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Beyond cure: patient reported outcomes of hepatitis C treatment among people who inject drugs in Australia

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Beyond cure : patient reported outcomes of hepatitis C treatment among people who inject drugs in Australia. / Madden, Annie; Hopwood, Max; Neale, Joanne; Treloar, Carla.

In: Harm Reduction Journal, Vol. 15, No. 42, 15.08.2018, p. 42.

Research output: Contribution to journalArticle

Harvard

Madden, A, Hopwood, M, Neale, J & Treloar, C 2018, 'Beyond cure: patient reported outcomes of hepatitis C treatment among people who inject drugs in Australia', Harm Reduction Journal, vol. 15, no. 42, pp. 42. https://doi.org/10.1186/s12954-018-0248-4

APA

Madden, A., Hopwood, M., Neale, J., & Treloar, C. (2018). Beyond cure: patient reported outcomes of hepatitis C treatment among people who inject drugs in Australia. Harm Reduction Journal, 15(42), 42. https://doi.org/10.1186/s12954-018-0248-4

Vancouver

Madden A, Hopwood M, Neale J, Treloar C. Beyond cure: patient reported outcomes of hepatitis C treatment among people who inject drugs in Australia. Harm Reduction Journal. 2018 Aug 15;15(42):42. https://doi.org/10.1186/s12954-018-0248-4

Author

Madden, Annie ; Hopwood, Max ; Neale, Joanne ; Treloar, Carla. / Beyond cure : patient reported outcomes of hepatitis C treatment among people who inject drugs in Australia. In: Harm Reduction Journal. 2018 ; Vol. 15, No. 42. pp. 42.

Bibtex Download

@article{40a02727f7b6434e89fdc093464b93b9,
title = "Beyond cure: patient reported outcomes of hepatitis C treatment among people who inject drugs in Australia",
abstract = "BackgroundRecent advances in the treatment of hepatitis C virus (HCV) infection provide the possibility of eliminating HCV as a public health threat. This focus on HCV elimination through treatment, however, is also driving a concomitant focus on ‘achieving cure’ as the primary outcome of treatment. The aim of this paper is to explore what people who inject drugs consider to be important in relation to outcomes of HCV treatment, and whether there are outcomes ‘beyond cure’ that might be important to understand as part of improving engagement in treatment.MethodsA peer researcher with experience of both HCV treatment and injecting drug use conducted interviews with 24 people in the following groups in Melbourne, Australia: (1) people who had refused or deferred HCV treatment; (2) people who were actively thinking about, planning and/or about to commence HCV treatment; (3) people currently undertaking HCV treatment and (4) people who had recently completed HCV treatment.ResultsThe findings show that people who inject drugs are seeking outcomes ‘beyond cure’ including improved physical and mental health, positive changes in identity and social relationships and managing future health and risk. Participants indicated that these other outcomes had not been addressed within their experience of HCV treatment.ConclusionWhile cure is an obvious outcome of HCV treatment, patients are seeking change in other areas of their lives. This study also provides valuable insights for the development of patient-reported measures in this context, which would be an important step towards more patient-centred approaches to HCV treatment.",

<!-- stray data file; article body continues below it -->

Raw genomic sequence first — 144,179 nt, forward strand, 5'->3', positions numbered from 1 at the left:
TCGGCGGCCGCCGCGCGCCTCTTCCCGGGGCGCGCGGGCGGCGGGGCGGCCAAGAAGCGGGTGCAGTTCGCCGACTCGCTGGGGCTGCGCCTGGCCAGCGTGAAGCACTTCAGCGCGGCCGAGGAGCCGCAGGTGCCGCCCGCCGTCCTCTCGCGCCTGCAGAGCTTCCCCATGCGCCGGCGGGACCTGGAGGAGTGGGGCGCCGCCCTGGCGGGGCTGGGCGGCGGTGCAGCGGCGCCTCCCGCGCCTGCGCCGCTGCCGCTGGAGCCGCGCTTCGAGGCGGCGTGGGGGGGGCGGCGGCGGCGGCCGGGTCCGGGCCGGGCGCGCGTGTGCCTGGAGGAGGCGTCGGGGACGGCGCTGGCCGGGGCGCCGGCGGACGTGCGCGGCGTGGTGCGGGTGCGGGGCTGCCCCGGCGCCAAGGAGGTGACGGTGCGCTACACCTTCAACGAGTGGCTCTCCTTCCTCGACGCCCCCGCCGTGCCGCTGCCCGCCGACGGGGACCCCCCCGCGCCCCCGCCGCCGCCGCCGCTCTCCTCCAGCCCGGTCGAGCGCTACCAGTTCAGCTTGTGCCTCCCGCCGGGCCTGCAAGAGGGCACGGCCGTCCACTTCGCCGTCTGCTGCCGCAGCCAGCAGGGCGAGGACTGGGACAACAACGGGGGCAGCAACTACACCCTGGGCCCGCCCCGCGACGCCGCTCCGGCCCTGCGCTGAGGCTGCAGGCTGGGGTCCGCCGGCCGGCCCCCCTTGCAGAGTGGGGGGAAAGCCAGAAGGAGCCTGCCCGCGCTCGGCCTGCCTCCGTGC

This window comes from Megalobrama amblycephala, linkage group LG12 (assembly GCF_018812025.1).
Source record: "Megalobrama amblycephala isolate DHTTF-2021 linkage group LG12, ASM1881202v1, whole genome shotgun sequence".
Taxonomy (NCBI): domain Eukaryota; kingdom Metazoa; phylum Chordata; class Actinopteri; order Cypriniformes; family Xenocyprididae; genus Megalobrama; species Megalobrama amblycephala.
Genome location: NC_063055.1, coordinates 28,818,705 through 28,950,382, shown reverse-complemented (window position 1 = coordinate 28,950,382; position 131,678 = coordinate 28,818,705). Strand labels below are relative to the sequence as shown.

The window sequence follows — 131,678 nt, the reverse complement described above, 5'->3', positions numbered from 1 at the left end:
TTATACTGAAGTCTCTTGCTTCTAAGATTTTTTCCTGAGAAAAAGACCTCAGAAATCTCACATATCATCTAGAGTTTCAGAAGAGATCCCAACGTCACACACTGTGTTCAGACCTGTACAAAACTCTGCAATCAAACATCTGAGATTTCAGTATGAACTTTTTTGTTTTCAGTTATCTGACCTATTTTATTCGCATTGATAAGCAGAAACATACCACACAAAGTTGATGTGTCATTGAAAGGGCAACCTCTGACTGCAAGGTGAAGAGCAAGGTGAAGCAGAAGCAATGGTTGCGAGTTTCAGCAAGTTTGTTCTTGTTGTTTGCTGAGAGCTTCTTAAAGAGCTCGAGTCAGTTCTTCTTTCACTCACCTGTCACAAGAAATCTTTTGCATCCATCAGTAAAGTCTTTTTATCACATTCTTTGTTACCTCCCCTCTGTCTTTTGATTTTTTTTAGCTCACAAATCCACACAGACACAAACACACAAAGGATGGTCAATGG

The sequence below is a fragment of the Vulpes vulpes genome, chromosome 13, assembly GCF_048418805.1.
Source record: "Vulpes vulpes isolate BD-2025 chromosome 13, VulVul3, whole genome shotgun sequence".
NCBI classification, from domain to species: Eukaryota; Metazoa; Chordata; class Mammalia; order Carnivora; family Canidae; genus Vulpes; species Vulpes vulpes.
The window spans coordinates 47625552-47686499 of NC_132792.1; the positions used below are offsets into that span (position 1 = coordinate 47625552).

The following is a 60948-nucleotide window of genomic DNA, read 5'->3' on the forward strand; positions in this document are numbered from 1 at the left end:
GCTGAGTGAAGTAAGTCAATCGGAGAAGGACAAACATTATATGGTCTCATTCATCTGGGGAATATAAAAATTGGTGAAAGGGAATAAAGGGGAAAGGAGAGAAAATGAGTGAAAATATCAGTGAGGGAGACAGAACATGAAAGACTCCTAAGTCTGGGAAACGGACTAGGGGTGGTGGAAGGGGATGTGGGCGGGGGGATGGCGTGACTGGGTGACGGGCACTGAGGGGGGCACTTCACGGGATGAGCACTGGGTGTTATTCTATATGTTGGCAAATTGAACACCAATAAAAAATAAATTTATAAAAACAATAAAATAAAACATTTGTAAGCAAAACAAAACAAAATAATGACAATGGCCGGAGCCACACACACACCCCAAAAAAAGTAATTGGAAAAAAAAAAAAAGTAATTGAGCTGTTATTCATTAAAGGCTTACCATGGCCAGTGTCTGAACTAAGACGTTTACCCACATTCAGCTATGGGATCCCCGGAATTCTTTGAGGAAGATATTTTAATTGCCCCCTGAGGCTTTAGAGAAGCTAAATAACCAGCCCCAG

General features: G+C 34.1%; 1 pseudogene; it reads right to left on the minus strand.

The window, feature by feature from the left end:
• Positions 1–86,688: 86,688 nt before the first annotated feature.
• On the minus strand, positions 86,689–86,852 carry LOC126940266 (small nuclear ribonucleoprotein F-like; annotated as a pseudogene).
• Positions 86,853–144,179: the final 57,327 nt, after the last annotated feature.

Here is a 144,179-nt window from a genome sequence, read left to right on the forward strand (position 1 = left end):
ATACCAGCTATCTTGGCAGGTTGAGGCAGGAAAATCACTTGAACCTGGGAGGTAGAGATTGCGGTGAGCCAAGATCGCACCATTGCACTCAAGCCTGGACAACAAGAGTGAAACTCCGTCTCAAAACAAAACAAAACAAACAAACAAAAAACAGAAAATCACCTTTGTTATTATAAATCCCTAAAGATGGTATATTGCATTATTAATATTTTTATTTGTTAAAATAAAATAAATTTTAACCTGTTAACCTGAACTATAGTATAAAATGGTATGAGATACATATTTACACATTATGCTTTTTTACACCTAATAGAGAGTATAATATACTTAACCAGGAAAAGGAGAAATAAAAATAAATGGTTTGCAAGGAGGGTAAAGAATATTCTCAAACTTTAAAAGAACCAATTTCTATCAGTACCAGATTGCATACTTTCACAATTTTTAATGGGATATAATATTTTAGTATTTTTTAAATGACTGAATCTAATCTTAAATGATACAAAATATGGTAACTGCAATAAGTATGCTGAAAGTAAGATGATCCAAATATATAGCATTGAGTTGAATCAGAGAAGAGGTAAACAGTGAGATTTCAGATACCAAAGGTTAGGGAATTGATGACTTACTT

author = "Annie Madden and Max Hopwood and Joanne Neale and Carla Treloar",
year = "2018",
month = "8",
day = "15",
doi = "10.1186/s12954-018-0248-4",
language = "English",
volume = "15",
pages = "42",
journal = "Harm Reduction Journal",
issn = "1477-7517",
publisher = "BioMed Central",
number = "42",

}

RIS (suitable for import to EndNote) Download

TY - JOUR

T1 - Beyond cure